3. Choose Next. In production environments, we recommend customers automate remediation steps by sending AWS IoT Device Defender alarms to an Amazon Simple Notification Service (Amazon SNS) topic.
  4. For Attach to, choose All devices or specified devices.
  5. Choose Next.
  6. Then choose Continue

On the Violations page, review if devices are not complying with the behaviors already set in the security profile.

  1. In the navigation pane, choose to Defend, Audit, Results, and then choose to Create your first audit.
  2. Once you select Create your first audit, you can select multiple audit checks as you need.

Next, create your audit report and start running it. This process could take a few minutes. You can see the details for your audit on the Results page.

Certificate Management /rotation (MQTT/ device/ role)

  1. Sign in to the AWS Management Console and open the AWS IoT console.
  2. In the left navigation pane, choose Security to expand the choices, and then choose Certificates. Choose to Create.
  3. Choose One-click certificate creation — Create a certificate. Alternatively, to generate a certificate with a certificate signing request (CSR), choose to Create with CSR.
  4. Use the links to the public key, private key, and certificate to download each to a secure location.
  5. Choose Activate.

Attaching certificate with the thing:-

  1. After creating things carry out the following steps to attach the certificate with the thing.
  2. On the Add, a certificate for your thing page, choose to Create a certificate.
  3. A certificate for this thing, choose Download. Then follow your web browser’s onscreen directions to save the file ending in certificate.pem.crt.txt to your local development computer.

a. Note:- Although the dialog box shows a file ending in, the file that you download ends in certificate.pem.crt.txt.

4. Repeat the previous step in this section for a public key, A private key, and A root CA for AWS IoT. Save the files ending in public.pem.key, private.pem.key, and .pem, respectively, to your development computer.

5. When you choose the Download link next to A root CA for AWS IoT, the Server Authentication section of the AWS IoT Developer Guide is displayed. From there, to get the root CA for AWS IoT, click the Amazon Root CA 1 link in that section, which downloads the RSA 2048 bit key for the Amazon Trust Services endpoint.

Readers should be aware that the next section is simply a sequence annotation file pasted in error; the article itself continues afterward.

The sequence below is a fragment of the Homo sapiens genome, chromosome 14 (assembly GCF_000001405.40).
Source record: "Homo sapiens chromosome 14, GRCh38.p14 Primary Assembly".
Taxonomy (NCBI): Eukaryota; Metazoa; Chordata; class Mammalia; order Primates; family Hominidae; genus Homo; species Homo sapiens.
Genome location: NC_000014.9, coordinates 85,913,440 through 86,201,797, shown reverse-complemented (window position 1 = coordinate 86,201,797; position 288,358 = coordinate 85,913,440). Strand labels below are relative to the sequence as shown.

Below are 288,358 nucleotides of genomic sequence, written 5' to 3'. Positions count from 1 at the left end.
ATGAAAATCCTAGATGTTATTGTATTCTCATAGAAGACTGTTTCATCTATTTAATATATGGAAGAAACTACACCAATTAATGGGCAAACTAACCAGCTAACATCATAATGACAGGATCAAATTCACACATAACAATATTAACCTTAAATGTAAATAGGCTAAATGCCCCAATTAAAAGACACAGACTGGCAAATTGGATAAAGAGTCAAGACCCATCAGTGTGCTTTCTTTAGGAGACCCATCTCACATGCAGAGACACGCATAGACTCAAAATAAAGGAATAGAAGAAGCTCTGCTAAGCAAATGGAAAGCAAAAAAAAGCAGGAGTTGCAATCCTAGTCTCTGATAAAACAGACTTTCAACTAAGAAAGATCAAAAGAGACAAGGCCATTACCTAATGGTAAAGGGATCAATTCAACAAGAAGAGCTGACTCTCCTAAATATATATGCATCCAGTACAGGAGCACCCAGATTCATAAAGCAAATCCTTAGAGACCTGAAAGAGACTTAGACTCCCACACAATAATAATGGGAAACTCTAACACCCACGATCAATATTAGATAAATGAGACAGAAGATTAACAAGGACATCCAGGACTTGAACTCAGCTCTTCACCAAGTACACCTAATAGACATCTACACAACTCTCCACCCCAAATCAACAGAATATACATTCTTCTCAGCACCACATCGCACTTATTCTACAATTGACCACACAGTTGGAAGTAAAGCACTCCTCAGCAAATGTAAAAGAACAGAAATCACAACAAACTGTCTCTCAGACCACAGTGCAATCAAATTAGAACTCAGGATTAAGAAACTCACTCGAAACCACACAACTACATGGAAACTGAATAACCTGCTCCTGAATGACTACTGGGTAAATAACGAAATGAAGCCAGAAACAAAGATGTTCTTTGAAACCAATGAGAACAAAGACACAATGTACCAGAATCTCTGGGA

6. Choose Activate.

Creating Policies:-

To create an AWS IoT policy:

  1. Sign in to the AWS Management Console and open the AWS IoT console.
  2. In the left navigation pane, choose Secure, and then Policies. On you don’t have a policy yet page, choose to Create a policy.
  3. On the Create a policy page, in the Name field, type a name for the policy
  4. In the Action field, type iot: Connect. In the Resource ARN field, type *. Select the Allow checkbox. This allows all clients to connect to AWS IoT. Select all the fields required for the same in the same action fields.

Attaching Policy with the thing:-

  1. Choose to Attach policy.

Add a policy for your thing, select the policy of your choice & register the device.

AWS CloudTrail:

  1. AWS CloudTrail is an AWS service that helps you enable governance, compliance, and operational and risk auditing of your AWS account.
  2. Actions taken by a user, role, or an AWS service are recorded as events in CloudTrail. Events include actions taken in the AWS Management Console, AWS Command Line Interface, and AWS SDKs and APIs.
  3. CloudTrail is enabled on your AWS account when you create it.
  4. When activity occurs in your AWS account, that activity is recorded in a CloudTrail event. You can easily view recent events in the CloudTrail console by going to Event history.

Steps for the same are as follows:-

  1. Sign in to the AWS Management Console and open the CloudTrail console.
  2. In the navigation pane, choose Event history. A filtered list of events appears in the content pane with the latest event first. Scroll down to see more events.